Friday, April 21, 2017


THE BONE FIELD by Simon Kernick (Century, 2017)

Reviewed by Craig Sisterson

When the bones of a 21-year old woman who went missing without trace in Thailand in 1990, are discovered in the grounds of an old Catholic school in Buckinghamshire, an enduring mystery takes on a whole new twist. Her boyfriend at the time, and the man who reported her missing, Henry Forbes, now a middle-aged university lecturer, comes forward with his lawyer and tells DI Ray Mason that he knows what happened to Kitty, and who killed her.

So begins a hunt for the truth that will focus on a ruthless crime gang, a rich, dysfunctional family with a terrible past, and a highly ambitious man so cruel and ruthless that he must be brought down at any cost...

If you need a shot of adrenaline in your reading life, then grab a Simon Kernick novel. The British thriller writer is a master when it comes to helter-skelter plotlines that quicken the pulse as the pages whir. Someone really needs to turn some of his novels into movies or TV - they seem ideal for screen adaptation: exciting plots, interesting characters, plenty of action.

THE BONE FIELD brings two of Kernick's intriguing past characters together in one book. DI Ray Mason, from THE WITNESS, has moved from counter-terrorism to homicide but is still a somewhat-rogue, do-whatever-it-takes cop. Tina Boyd, who featured in many of Kernick's thrillers, is no longer with the police force, but working as a private eye. Over the course of Kernick's oeuvre, Boyd grew from  minor role to major star - like Mason she was a maverick cop with bucketloads of issues, so the pairing of the duo is like a lit fuse burning down towards a stack of dynamite.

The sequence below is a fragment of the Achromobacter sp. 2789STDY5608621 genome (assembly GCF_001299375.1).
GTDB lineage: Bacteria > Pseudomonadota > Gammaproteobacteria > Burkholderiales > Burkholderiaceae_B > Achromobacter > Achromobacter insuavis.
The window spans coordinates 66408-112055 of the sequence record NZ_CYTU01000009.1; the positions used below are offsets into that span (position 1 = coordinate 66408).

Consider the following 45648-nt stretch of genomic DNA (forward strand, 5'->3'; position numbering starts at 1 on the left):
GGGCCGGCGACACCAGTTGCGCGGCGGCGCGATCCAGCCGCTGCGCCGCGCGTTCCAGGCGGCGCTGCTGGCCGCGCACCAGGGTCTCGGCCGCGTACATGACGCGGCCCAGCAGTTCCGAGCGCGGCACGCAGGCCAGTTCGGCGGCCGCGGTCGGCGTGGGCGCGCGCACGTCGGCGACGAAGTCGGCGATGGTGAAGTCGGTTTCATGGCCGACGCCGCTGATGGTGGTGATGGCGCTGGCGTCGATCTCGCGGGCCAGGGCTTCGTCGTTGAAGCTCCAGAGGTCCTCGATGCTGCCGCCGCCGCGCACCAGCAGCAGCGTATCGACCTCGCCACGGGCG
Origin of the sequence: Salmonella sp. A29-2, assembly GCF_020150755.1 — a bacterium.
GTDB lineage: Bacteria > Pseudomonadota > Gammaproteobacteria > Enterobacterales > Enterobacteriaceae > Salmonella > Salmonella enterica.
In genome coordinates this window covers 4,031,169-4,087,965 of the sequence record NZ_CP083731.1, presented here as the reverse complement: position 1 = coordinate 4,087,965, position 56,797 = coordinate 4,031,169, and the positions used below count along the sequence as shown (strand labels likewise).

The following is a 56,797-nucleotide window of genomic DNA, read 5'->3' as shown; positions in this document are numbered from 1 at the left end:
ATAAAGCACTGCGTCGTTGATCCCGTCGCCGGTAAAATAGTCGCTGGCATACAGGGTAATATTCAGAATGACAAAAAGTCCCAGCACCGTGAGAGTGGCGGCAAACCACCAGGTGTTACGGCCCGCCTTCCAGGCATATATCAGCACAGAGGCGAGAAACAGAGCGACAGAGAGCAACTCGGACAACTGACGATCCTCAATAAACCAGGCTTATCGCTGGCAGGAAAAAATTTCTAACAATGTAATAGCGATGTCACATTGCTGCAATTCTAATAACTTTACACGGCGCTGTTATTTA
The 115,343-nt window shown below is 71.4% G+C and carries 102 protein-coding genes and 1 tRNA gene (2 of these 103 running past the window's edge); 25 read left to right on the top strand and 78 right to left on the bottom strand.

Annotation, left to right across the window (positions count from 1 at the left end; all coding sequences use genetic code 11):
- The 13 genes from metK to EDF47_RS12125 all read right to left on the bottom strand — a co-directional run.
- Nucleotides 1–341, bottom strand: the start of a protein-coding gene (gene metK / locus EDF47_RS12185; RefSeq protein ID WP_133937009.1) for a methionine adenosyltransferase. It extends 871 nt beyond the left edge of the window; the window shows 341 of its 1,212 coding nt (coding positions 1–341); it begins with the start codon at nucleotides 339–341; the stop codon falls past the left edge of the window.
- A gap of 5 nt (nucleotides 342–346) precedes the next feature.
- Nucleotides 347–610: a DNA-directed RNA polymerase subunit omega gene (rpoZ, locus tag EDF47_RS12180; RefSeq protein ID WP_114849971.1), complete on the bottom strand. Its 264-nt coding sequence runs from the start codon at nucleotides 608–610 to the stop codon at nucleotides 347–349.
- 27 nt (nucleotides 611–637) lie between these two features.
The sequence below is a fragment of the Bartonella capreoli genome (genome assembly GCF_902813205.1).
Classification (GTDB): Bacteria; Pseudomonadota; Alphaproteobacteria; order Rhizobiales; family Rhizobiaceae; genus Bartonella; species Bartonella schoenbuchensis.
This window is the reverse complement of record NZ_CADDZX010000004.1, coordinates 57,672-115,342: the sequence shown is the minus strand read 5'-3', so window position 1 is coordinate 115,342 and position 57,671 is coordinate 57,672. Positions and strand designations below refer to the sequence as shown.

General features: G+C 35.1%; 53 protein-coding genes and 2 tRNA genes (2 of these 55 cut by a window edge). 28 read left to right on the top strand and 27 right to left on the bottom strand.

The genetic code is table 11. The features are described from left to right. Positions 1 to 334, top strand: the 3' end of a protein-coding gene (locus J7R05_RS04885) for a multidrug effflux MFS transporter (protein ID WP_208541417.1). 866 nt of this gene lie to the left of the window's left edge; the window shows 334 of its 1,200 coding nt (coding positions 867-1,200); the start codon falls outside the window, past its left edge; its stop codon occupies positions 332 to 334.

Kernick's 'good guys' are often more anti-hero than hero, but he leaves no doubt with his villains. They're beyond bad, and THE BONE FIELD features some real nasties. It's kicked off when Mason is contacted by middle-aged Henry Forbes, whose girlfriend went missing in Thailand a quarter century ago. So how come her body now gets found in England? Before Forbes can confess to Mason what he knows, or what he did, their meeting is violently interrupted by professional killers.

From there, we're off to the races. Mason knows something bigger is going on, and is determined to find out, regardless of the danger. He needs to colour outside official lines, and that's where Boyd and her skills come in. Simple plans shatter. Each quickly finds themselves neck-deep in danger.

There's a particular sinister killer in this one, and the secrets that get uncovered are pretty dark. Kernick thatches an intriguing plot, keeps the narrative pedal to the metal, and had me engaged with the dynamic between Mason and Boyd. It's not flawless, but there's a heck of a lot to like.

There are many different kinds of thriller writers, so how you feel about Simon Kernick may depend on where your preferences fall. He's very good at what he does, one of the best. If you're keen on action-packed reads that'll have you laminated to your seat, that delve into the darker parts of the criminal underworld, and where you're riding a rollercoaster with damaged heroes, give this a try.

Craig Sisterson is a lapsed lawyer who writes features for leading magazines and newspapers in several countries. He has interviewed more than 180 crime writers, discussed crime writing onstage at arts and literary festivals in Europe and Australasia, on national radio, has been a judge of the Ned Kelly Awards, and is the Judging Convenor of the Ngaio Marsh Awards. You can follow him on Twitter: @craigsisterson

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